Monday, November 17, 2014

Emotionally Raw

There is no other way to say it October and November have left me emotionally raw. From Jamen fracturing his arm to our family being sick for the last 8 weeks and me feeling guilty for not being able to pour into other people around me. The hearing of the sudden and tragic death of a three year boy in our village and feeling the weight of why we are doing what we are doing. The high spring temperatures (118F) that have left people in the village with sleepless nights and walking to get water at night because its too hot during the day. And me feeling guilty for sleeping in and not having to leave the temperature controlled house for days. The planning of our return and yet needing to be present here and now. The reality that there will be hot and sleepless nights list goes on as it slow strips away leaving me feeling beaten and raw.

I read a fellow missionary blog and she said it so well I have to quote her because I couldn't have said it any better. "I'm worried that my commentary on American life right now might come across more critical than I intend, so I just don't write about it. I don't feel critical, but I do feel a little lost and overwhelmed at times and I am not sure that I could explain those feelings well on this blog without it sounding like I am bashing everything around me. People constantly address the issue of Third Culture Kids  (children who were raised in a culture outside of their parents’ culture for a significant part of their development years and who don't feel like they are truly a part of their culture of origin or fully part of their host culture. They are a mixture of both and therefore represent a "third" culture) but nobody really talks about Third Culture Adults. And I think what I am feeling and experiencing should be labeled as that. Because even though I spent almost 30 years in North American culture, there are some parts I never experience that I am experiencing now."

          "But the real transition has been that I have tried my best to immerse myself in a completely different culture for the last three years, and jumping back into my own has been more complicated because of the new sights, sounds, and thoughts that I have been processing for three years. I can't un-see the things that I have seen that now make me view the entire world- not just these two separate and unique cultures- through different lenses. I have a whole new perspective, and as most of you know, perspective can make all the difference."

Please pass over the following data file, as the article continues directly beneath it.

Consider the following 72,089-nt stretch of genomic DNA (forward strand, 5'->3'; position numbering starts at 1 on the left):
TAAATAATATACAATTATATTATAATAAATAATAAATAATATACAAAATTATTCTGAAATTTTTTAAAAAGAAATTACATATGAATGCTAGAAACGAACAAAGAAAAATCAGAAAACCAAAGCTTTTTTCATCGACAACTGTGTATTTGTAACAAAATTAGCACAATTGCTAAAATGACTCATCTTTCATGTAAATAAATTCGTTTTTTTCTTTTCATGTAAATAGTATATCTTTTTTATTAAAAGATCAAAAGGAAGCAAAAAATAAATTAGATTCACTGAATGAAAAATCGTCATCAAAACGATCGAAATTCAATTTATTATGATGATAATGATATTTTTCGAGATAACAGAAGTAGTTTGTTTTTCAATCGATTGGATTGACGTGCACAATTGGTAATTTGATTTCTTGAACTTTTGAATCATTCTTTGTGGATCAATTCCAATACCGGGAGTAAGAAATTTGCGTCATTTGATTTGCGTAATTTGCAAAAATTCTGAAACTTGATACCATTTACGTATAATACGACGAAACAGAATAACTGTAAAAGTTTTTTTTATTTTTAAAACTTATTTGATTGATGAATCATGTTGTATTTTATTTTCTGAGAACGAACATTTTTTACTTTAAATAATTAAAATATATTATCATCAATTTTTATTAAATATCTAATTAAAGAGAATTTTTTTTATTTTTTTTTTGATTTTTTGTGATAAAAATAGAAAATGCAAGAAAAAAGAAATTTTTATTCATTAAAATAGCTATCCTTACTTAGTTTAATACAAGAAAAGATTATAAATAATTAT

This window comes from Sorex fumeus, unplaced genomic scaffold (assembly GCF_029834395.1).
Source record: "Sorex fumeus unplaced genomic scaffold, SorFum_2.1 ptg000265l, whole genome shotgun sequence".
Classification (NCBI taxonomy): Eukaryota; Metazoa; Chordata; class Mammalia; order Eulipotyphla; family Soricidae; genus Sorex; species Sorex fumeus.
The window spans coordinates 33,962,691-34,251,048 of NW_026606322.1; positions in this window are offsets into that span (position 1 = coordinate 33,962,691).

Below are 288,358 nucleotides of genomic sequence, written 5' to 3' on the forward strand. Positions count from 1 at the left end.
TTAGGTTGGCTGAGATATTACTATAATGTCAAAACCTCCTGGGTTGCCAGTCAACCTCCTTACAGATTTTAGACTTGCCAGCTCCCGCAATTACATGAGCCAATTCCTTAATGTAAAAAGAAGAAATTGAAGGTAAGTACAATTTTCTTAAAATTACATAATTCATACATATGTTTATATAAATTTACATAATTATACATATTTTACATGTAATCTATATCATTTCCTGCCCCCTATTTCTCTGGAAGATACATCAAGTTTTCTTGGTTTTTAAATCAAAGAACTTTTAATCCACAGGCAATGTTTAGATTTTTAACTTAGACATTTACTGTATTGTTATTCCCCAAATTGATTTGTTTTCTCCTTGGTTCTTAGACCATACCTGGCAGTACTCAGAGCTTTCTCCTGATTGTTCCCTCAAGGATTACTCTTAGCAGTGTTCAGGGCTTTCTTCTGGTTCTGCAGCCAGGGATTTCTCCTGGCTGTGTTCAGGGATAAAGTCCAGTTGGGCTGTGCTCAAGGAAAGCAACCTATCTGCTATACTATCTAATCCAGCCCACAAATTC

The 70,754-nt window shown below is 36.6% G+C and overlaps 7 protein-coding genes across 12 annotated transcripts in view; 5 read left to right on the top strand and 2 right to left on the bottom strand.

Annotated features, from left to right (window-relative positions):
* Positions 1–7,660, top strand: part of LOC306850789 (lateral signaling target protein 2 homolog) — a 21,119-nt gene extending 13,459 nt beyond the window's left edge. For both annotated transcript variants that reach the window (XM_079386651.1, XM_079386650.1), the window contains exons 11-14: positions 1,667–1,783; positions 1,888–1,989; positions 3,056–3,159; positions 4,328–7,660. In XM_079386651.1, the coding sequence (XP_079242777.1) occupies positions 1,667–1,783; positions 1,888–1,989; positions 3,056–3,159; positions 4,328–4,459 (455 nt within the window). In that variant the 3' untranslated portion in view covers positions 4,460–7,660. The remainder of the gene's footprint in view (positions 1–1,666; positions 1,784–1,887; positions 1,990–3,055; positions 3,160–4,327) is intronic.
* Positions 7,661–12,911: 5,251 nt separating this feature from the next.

She says it so well, doesn't she? I am so there and can totally relate and understand. I realized this month that my perspective has changed in so many ways. Since we came back to the states I knew how I saw things was different but I kinda pushed it away or shoved it down and blamed it on just being out of tune with things. But now I realize I view the entire world different now and that's OK. So in my times of feeling raw with the weight of a new perspective I have thrown my self into the word in the early quite of the morning, cried out to the Lord, been burly eyed with lack of sleep and hardly able to engage those around me. I pray for guidance and renewed excitement, I plan and organize and am thankful for this time of AC and indoor heating and rich foods to nourish our bodies. I talk with my husband and close friends who have been there and understand, not to have a pity party or brag about how our perspectives are different now but to be encouraged and/or come alongside. I'm not prepared for the things that are challenging and that shake me to my core but I don't have to be, I have be walking in truth and looking to the Lord to guide me and grow me in it.  

This month I've also been realizing that in just 7 1/2 short weeks we'll head back. So I have stopped buying luxury items like body wash and switched back over to bar soap. I'm letting the mouth wash run out. Some might think this ridiculous but I couldn't justify throwing out half used items, I don't want to leave them behind and I'm not taking half used items back (I need all the space I can). So here I am, reminding the kids to wash and rinse quickly while showering, don't leave the water running while brushing teeth, I've been writing down new recipes and menu planning for a whole month (breakfast, lunch and dinner) to save myself the time when we get back. Its a good thing too cause its taking me a long time. 

Then to top it off I've been reminded not to be so attached to our stuff. 

We lost our favorite backpack, the one we have had for 8 years and had been collecting national park passes on, it had all our memories! When Jon was on his way on a camping trip it flew out of the back of the truck, he lost everything (clothes, camera, flashlight, sleeping bag, ect.)! He called me and I spent over an hour driving around with the kids, looking and stopping on the interstate. I told the kids and we cried together. I actually got a little mad at God, thinking its just a backpack, can't you let us find it! But then He reminded me that I was being prideful and putting too much weight and identity in something like the backpack. I was playing the "woe is me" card and "pitiful poor missionary" card, thinking to my self, "we don't have much in this world and you take the back pack away?" Pathetic I know but I'm being real with you none the less and the Lord was good in reminding me my thinking was wrong and so was my attitude. And really in the grand scheme of things, I would rather loose all my stuff and still have my family, and that is where my focus should be, so I'm kinda thankful it took the loosing of the backpack to remind me and nothing more.